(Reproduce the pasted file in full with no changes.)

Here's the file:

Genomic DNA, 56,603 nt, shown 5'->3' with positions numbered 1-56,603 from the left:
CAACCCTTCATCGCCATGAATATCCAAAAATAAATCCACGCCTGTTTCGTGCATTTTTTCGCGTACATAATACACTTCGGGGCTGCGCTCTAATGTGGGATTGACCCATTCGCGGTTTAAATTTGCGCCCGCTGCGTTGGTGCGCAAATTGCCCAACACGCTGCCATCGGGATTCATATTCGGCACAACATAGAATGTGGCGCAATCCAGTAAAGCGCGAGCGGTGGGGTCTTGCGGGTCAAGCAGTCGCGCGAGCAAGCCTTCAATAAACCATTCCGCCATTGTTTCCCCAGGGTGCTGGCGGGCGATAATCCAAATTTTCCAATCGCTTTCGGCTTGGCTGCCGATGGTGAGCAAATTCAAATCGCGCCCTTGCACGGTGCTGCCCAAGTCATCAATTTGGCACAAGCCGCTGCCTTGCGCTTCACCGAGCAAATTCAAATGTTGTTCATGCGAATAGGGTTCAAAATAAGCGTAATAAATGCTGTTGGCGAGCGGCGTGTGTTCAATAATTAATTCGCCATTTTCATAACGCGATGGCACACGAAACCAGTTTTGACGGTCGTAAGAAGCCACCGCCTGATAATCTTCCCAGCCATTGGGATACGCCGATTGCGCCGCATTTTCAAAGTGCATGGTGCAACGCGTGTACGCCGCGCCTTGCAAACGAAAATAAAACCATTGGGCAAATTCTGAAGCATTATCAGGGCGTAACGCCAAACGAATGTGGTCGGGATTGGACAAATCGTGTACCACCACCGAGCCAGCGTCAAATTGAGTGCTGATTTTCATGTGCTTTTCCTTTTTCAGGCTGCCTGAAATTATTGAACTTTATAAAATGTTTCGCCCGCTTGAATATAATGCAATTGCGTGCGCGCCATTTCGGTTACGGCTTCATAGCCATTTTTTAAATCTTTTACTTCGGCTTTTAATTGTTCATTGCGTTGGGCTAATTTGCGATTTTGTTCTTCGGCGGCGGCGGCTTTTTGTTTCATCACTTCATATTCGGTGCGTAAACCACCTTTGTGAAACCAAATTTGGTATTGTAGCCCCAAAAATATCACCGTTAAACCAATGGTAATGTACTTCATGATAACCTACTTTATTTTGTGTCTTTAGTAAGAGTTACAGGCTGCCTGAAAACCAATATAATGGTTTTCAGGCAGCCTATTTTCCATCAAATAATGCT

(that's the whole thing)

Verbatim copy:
Genomic DNA, 56,603 nt, shown 5'->3' with positions numbered 1-56,603 from the left:
CAACCCTTCATCGCCATGAATATCCAAAAATAAATCCACGCCTGTTTCGTGCATTTTTTCGCGTACATAATACACTTCGGGGCTGCGCTCTAATGTGGGATTGACCCATTCGCGGTTTAAATTTGCGCCCGCTGCGTTGGTGCGCAAATTGCCCAACACGCTGCCATCGGGATTCATATTCGGCACAACATAGAATGTGGCGCAATCCAGTAAAGCGCGAGCGGTGGGGTCTTGCGGGTCAAGCAGTCGCGCGAGCAAGCCTTCAATAAACCATTCCGCCATTGTTTCCCCAGGGTGCTGGCGGGCGATAATCCAAATTTTCCAATCGCTTTCGGCTTGGCTGCCGATGGTGAGCAAATTCAAATCGCGCCCTTGCACGGTGCTGCCCAAGTCATCAATTTGGCACAAGCCGCTGCCTTGCGCTTCACCGAGCAAATTCAAATGTTGTTCATGCGAATAGGGTTCAAAATAAGCGTAATAAATGCTGTTGGCGAGCGGCGTGTGTTCAATAATTAATTCGCCATTTTCATAACGCGATGGCACACGAAACCAGTTTTGACGGTCGTAAGAAGCCACCGCCTGATAATCTTCCCAGCCATTGGGATACGCCGATTGCGCCGCATTTTCAAAGTGCATGGTGCAACGCGTGTACGCCGCGCCTTGCAAACGAAAATAAAACCATTGGGCAAATTCTGAAGCATTATCAGGGCGTAACGCCAAACGAATGTGGTCGGGATTGGACAAATCGTGTACCACCACCGAGCCAGCGTCAAATTGAGTGCTGATTTTCATGTGCTTTTCCTTTTTCAGGCTGCCTGAAATTATTGAACTTTATAAAATGTTTCGCCCGCTTGAATATAATGCAATTGCGTGCGCGCCATTTCGGTTACGGCTTCATAGCCATTTTTTAAATCTTTTACTTCGGCTTTTAATTGTTCATTGCGTTGGGCTAATTTGCGATTTTGTTCTTCGGCGGCGGCGGCTTTTTGTTTCATCACTTCATATTCGGTGCGTAAACCACCTTTGTGAAACCAAATTTGGTATTGTAGCCCCAAAAATATCACCGTTAAACCAATGGTAATGTACTTCATGATAACCTACTTTATTTTGTGTCTTTAGTAAGAGTTACAGGCTGCCTGAAAACCAATATAATGGTTTTCAGGCAGCCTATTTTCCATCAAATAATGCT